There are some plants you can grow in hydroponic systems, and that do fairly well, but require more work and hydroponic ‘know how.’ The reasons these plants are more difficult are many; whether they require a ton of space, need different nutrients than most other plants, require significant support, or because they tend to have unnatural growth if you’re not careful, they’re not an ideal one for beginners. These are the best advanced plants for hydroponics.
The most difficult plants for growing hydroponically are often root crops, tubers, and bulb crops, with a few exceptions. For example, these are some of the trickier plants to grow in hydroponic systems:
- Any variety of melon
What makes these hydroponic plants advanced?
While these aren’t the only plants that are tricky, but still grow well hydroponically, they’re a good representation of others like them.
Let’s look at the factors that make a certain plant difficult:
The more space you need, the more difficult it is to grow plants hydroponically. Don’t think of space as a simply horizontal factor, most of these plants need plenty of vertical space, too. That means you may need a special box, bucket, or an especially deep tray to grow them. Most root crops need at least 6 to 8 inches to grow downward into the growing medium. However, some need as much as 12 inches.
It may be tempting to skip on space- you can harvest root crops early if you want miniature varieties. This doesn’t always work though. If plants grow too quickly, or you want full sized crops, you need to provide sufficient room. Carrots are especially particular in this sense; they can begin growing to the side if they hit the bottom of the tray, or even begin wrapping around other carrots.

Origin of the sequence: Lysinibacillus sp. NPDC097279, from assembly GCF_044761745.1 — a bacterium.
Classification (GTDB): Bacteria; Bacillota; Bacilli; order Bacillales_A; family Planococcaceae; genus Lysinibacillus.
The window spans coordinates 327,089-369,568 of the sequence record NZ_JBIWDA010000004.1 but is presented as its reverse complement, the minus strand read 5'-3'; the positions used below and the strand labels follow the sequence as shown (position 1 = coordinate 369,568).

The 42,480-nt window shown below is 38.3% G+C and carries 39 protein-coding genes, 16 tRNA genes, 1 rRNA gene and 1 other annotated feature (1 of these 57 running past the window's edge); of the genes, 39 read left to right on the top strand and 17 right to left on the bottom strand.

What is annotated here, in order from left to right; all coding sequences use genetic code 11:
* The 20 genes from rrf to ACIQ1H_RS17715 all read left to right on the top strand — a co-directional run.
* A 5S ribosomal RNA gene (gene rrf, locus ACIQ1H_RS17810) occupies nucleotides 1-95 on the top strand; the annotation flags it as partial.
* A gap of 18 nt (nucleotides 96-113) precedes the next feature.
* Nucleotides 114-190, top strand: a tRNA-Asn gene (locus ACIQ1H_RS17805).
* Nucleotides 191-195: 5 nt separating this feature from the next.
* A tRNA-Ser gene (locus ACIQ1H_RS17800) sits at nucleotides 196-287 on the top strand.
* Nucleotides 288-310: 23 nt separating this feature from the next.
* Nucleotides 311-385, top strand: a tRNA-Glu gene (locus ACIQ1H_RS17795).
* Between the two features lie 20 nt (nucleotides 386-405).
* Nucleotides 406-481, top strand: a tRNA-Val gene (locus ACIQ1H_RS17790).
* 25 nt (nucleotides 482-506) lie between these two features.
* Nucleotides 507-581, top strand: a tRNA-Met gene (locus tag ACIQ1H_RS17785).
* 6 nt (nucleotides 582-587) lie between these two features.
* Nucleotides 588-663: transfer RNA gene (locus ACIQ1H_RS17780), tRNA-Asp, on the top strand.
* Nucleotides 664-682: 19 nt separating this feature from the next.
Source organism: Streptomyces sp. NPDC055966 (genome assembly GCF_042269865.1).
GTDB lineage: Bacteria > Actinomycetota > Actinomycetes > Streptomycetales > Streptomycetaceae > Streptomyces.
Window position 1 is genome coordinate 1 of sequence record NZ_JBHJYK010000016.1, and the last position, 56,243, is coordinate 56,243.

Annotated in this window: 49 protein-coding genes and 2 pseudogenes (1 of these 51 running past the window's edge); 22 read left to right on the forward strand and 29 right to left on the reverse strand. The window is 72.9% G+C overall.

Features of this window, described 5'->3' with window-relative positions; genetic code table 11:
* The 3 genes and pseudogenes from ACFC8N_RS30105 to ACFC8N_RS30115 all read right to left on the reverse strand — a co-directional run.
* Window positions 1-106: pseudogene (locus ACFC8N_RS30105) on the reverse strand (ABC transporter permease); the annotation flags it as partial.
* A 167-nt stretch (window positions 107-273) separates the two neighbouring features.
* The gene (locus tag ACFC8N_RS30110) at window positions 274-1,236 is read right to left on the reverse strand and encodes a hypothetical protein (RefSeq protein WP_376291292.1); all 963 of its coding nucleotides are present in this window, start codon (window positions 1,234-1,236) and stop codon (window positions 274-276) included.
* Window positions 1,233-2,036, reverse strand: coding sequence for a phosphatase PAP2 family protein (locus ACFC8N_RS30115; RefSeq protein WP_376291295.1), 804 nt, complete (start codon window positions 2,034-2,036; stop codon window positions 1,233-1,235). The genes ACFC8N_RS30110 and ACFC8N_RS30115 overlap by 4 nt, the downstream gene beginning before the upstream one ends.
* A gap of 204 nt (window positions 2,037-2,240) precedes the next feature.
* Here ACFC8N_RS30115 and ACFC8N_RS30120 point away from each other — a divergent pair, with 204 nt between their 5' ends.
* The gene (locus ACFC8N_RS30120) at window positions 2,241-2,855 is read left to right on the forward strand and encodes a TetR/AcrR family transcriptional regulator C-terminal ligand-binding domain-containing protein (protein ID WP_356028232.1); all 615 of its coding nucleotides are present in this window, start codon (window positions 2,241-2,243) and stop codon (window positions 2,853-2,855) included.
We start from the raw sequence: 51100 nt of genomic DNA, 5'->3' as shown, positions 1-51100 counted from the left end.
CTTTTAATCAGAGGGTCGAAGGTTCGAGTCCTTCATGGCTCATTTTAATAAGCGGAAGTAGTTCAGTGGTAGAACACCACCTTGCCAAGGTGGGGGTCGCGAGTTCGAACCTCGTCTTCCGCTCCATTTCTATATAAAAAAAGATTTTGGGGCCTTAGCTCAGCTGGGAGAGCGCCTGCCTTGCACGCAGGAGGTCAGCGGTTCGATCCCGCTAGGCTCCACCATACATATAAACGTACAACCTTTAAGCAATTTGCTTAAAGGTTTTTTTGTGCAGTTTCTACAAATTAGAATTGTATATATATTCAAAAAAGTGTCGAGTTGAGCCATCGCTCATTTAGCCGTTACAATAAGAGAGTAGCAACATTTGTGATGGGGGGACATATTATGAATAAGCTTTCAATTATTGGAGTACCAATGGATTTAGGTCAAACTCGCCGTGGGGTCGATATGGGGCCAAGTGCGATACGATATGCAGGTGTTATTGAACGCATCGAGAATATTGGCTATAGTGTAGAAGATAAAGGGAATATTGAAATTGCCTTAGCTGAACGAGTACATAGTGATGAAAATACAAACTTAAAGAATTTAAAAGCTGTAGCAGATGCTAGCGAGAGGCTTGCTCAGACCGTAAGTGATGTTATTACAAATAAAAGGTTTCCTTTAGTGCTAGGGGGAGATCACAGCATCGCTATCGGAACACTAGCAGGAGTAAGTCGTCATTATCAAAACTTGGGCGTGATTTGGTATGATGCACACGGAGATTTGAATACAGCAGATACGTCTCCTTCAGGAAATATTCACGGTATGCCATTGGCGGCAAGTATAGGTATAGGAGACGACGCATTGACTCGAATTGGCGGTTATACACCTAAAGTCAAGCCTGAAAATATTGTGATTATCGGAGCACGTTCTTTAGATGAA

These plants often have requirements that change significantly as they grow. For example, onions need different EC as they enter different growth stages. Most root crops need their nutrients monitored more closely too. For many root crops, and radishes in particular, they need just enough nitrogen, but too much will cause more ‘top’ growth (the leaves and stems above the taproot), and the root that is ultimately eaten has stunted growth. These plants also need more oxygen to their roots, since that’s the primary part of the plant that’s grown to eat.
Plants that grow larger and much heavier than others need more growth medium to support the plant. This is especially true for plants like cucumbers, and any type of melon. Root crops do need a significant amount of growing medium, but the growing medium should also be lightweight to allow proper growth.
Pretty much any root crop will need to be thinned out, meaning you’ll have to examine your plants and see which you can take out of the system.
Want to try a root crop? Look at the hydroponic carrots grow guide!
Another thing that makes some of these plants difficult to grow hydroponically is that there’s a (seemingly) endless number of cultivars to choose from. While easier plants do well no matter which cultivar you plant, it makes a big difference in higher difficulty plants.
Choosing the right cultivar to grow hydroponically takes some knowledge of the plant, its requirements, and what your hydroponic system can handle. For instance, you may be looking at two different types of potatoes, and while they look similar, they’ll likely have different needs in EC, photoperiod, and pH level.
Another good example is onions; the various cultivars can be grouped into short day, intermediate day, and long day varieties. A short day onion cultivar only needs around 12 hours of light, while a long day onion cultivar needs about 14 to 16 hours.
Make sure you know the exact cultivar you’re planting when you choose an advanced crop to grow hydroponically. It’s perfectly fine to hold off on planting until you know exactly what your plants need.
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